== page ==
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Investment to let Metricom grow

Financier Paul Allen's investment firm plans to take a controlling stake in the wireless access company, paving the way for a new strategy.

Metricom (MCOM) announced today that financier Paul Allen's investment firm plans to take a controlling stake in the company, paving the way for a new strategy for its wireless access service and the funds to execute it.

Vulcan Ventures said it plans to purchase 4.65 million shares from Metricom for $56 million. That investment, which follows an earlier stake and an announcement last month of plans to buy 2.58 million shares from another investor, the Lindner Group, brings Vulcan's stake to 49 percent.

Metricom currently receives roughly half its revenues from its Ricochet products and services division, which provides wireless access and communications in the San Francisco, Seattle, and Washington, D.C., areas.

Although the company currently offers connection speeds of 28.8 kbps, the same as most desktop PCs, it will now be able to roll out 128-kbps access sooner than planned because of the Vulcan financing, Dilworth said.

"I think we'll have a product ready in the early part of 1999. That would have been impossible with the way things were running before," he said, noting that the investment will allow Metricom to accelerate its schedule by six to nine months. "Paul thinks this is something that should be done quickly and wants us to ensure it will be done."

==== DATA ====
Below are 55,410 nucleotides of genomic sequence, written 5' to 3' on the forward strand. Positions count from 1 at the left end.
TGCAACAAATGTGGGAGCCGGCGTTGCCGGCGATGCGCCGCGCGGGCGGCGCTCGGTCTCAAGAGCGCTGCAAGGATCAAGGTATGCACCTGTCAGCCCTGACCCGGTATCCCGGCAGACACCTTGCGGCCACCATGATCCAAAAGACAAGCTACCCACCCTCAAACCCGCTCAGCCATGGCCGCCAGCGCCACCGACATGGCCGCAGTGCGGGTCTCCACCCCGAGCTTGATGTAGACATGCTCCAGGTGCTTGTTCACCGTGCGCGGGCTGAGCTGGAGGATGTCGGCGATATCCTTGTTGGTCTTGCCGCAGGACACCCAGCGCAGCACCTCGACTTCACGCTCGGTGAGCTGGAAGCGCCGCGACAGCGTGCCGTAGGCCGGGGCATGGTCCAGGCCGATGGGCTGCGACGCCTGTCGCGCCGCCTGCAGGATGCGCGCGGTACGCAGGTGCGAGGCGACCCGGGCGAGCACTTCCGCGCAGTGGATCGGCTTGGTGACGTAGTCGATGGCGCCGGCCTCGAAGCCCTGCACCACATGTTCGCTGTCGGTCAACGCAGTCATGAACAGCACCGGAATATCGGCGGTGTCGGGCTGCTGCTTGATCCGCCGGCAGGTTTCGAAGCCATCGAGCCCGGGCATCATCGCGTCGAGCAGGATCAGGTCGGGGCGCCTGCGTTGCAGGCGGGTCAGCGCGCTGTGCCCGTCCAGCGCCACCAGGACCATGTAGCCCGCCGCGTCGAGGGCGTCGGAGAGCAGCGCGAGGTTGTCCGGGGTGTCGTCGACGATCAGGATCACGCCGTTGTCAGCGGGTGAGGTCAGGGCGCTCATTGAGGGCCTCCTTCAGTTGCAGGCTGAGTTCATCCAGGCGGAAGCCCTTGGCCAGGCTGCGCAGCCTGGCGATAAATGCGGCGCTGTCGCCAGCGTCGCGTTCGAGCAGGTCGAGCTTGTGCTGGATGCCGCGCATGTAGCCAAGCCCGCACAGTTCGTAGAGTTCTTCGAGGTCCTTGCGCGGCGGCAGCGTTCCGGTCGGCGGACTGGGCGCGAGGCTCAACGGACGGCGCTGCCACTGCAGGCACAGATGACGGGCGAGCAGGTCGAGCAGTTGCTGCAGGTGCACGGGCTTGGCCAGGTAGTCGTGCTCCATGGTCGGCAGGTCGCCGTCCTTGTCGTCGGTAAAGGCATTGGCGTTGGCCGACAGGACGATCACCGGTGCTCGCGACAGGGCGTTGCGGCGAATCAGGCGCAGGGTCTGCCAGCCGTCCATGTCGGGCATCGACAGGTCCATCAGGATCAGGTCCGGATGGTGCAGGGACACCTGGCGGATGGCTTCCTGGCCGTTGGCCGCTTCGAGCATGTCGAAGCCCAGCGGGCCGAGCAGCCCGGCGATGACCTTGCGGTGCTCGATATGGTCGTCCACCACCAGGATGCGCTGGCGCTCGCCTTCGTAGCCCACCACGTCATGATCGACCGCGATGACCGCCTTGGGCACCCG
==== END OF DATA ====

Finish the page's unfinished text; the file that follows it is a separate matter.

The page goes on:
Metricom also plans to expand its service into the Los Angeles area. Analysts have previously cited Metricom's lack of deep financial pockets as holding it back from rolling out its Ricochet service nationwide.

Don Wood, Metricom president, said he does not view other wireless networks as competitors but rather alternative high-speed access services from ISDN to cable modems.

"As people get accustomed to having high-speed access on their phone lines with 56 kbps, ISDN, or satellites, the benchmark is being raised," Wood said. "About a third of our customers use their Ricochet [wireless modem] on their desktop, so we want to ensure that we meet that benchmark."

The company, which was founded in 1985, receives the other half of its revenues comes from its industrial communications division, which sells radios to industrial subscribers like the electric, gas, oil and water industries.

Although the industrial communications used to account for the bulk of the company?s revenues, it has shifted to a 50-50 ratio and is shifting more to Ricochet-based revenues, Dilworth said.

The company's revenues largely remained level over the past two years, around $1.3 million to $1.8 million. But Metricom has posted growing net losses for at least the past five years. In the second quarter, losses reached $16 million, compared with a loss of $8.5 million a year ago.

Vulcan is not expected to take a more active role in setting the company's direction and pace. The deal is subject to shareholder and regulatory approvals.

"We expect [Vulcan] will put four seats on the board, and they have some strategic ideas that sound good to us," said Bob Dilworth, Metricom chairman and chief executive.

Vulcan has previously held one board seat since its initial investment in 1993, Dilworth said, but that seat has sometimes gone unfilled.

(Paul Allen is an investor in CNET: The Computer Network)